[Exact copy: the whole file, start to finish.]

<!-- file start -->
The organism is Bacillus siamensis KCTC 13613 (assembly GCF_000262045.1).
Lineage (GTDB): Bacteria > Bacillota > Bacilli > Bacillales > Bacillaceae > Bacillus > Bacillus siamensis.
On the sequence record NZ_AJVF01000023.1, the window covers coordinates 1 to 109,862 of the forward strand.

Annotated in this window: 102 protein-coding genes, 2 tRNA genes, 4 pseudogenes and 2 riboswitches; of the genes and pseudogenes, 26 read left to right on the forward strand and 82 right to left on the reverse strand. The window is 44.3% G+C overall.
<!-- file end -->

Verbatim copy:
The organism is Bacillus siamensis KCTC 13613 (assembly GCF_000262045.1).
Lineage (GTDB): Bacteria > Bacillota > Bacilli > Bacillales > Bacillaceae > Bacillus > Bacillus siamensis.
On the sequence record NZ_AJVF01000023.1, the window covers coordinates 1 to 109,862 of the forward strand.

Annotated in this window: 102 protein-coding genes, 2 tRNA genes, 4 pseudogenes and 2 riboswitches; of the genes and pseudogenes, 26 read left to right on the forward strand and 82 right to left on the reverse strand. The window is 44.3% G+C overall.